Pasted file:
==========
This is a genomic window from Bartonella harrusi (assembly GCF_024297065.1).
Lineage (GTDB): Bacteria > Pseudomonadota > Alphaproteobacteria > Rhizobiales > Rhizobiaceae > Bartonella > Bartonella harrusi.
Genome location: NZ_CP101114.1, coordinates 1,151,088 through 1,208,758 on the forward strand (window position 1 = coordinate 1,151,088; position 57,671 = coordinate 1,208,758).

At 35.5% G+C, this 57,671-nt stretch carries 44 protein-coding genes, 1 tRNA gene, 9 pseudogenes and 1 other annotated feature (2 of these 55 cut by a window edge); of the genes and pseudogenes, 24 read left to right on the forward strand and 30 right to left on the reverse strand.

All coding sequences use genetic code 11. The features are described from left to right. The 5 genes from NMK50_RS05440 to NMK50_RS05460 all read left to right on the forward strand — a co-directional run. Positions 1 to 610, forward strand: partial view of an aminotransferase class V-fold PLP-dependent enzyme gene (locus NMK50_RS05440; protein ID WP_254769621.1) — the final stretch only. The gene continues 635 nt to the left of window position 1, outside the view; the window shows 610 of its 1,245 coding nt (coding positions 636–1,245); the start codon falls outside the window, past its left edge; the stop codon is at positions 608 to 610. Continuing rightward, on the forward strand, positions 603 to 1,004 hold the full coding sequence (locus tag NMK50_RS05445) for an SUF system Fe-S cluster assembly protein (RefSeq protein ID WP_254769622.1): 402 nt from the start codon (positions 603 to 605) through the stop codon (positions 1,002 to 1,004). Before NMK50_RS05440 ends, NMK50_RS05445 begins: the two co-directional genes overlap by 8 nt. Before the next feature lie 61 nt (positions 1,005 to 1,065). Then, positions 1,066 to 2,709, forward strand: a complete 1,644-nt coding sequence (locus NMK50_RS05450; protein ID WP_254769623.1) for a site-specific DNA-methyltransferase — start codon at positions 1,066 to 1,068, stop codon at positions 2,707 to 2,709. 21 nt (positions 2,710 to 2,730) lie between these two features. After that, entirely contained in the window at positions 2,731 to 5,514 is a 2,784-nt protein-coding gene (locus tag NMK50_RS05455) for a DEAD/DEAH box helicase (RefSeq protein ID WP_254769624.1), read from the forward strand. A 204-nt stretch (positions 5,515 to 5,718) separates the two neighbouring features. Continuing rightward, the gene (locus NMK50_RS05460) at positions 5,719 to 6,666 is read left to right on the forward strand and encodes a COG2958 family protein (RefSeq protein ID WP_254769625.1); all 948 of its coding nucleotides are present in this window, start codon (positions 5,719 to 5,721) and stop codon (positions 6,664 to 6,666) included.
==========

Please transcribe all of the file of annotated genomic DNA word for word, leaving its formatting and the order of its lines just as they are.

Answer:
This is a genomic window from Bartonella harrusi (assembly GCF_024297065.1).
Lineage (GTDB): Bacteria > Pseudomonadota > Alphaproteobacteria > Rhizobiales > Rhizobiaceae > Bartonella > Bartonella harrusi.
Genome location: NZ_CP101114.1, coordinates 1,151,088 through 1,208,758 on the forward strand (window position 1 = coordinate 1,151,088; position 57,671 = coordinate 1,208,758).

At 35.5% G+C, this 57,671-nt stretch carries 44 protein-coding genes, 1 tRNA gene, 9 pseudogenes and 1 other annotated feature (2 of these 55 cut by a window edge); of the genes and pseudogenes, 24 read left to right on the forward strand and 30 right to left on the reverse strand.

All coding sequences use genetic code 11. The features are described from left to right. The 5 genes from NMK50_RS05440 to NMK50_RS05460 all read left to right on the forward strand — a co-directional run. Positions 1 to 610, forward strand: partial view of an aminotransferase class V-fold PLP-dependent enzyme gene (locus NMK50_RS05440; protein ID WP_254769621.1) — the final stretch only. The gene continues 635 nt to the left of window position 1, outside the view; the window shows 610 of its 1,245 coding nt (coding positions 636–1,245); the start codon falls outside the window, past its left edge; the stop codon is at positions 608 to 610. Continuing rightward, on the forward strand, positions 603 to 1,004 hold the full coding sequence (locus tag NMK50_RS05445) for an SUF system Fe-S cluster assembly protein (RefSeq protein ID WP_254769622.1): 402 nt from the start codon (positions 603 to 605) through the stop codon (positions 1,002 to 1,004). Before NMK50_RS05440 ends, NMK50_RS05445 begins: the two co-directional genes overlap by 8 nt. Before the next feature lie 61 nt (positions 1,005 to 1,065). Then, positions 1,066 to 2,709, forward strand: a complete 1,644-nt coding sequence (locus NMK50_RS05450; protein ID WP_254769623.1) for a site-specific DNA-methyltransferase — start codon at positions 1,066 to 1,068, stop codon at positions 2,707 to 2,709. 21 nt (positions 2,710 to 2,730) lie between these two features. After that, entirely contained in the window at positions 2,731 to 5,514 is a 2,784-nt protein-coding gene (locus tag NMK50_RS05455) for a DEAD/DEAH box helicase (RefSeq protein ID WP_254769624.1), read from the forward strand. A 204-nt stretch (positions 5,515 to 5,718) separates the two neighbouring features. Continuing rightward, the gene (locus NMK50_RS05460) at positions 5,719 to 6,666 is read left to right on the forward strand and encodes a COG2958 family protein (RefSeq protein ID WP_254769625.1); all 948 of its coding nucleotides are present in this window, start codon (positions 5,719 to 5,721) and stop codon (positions 6,664 to 6,666) included.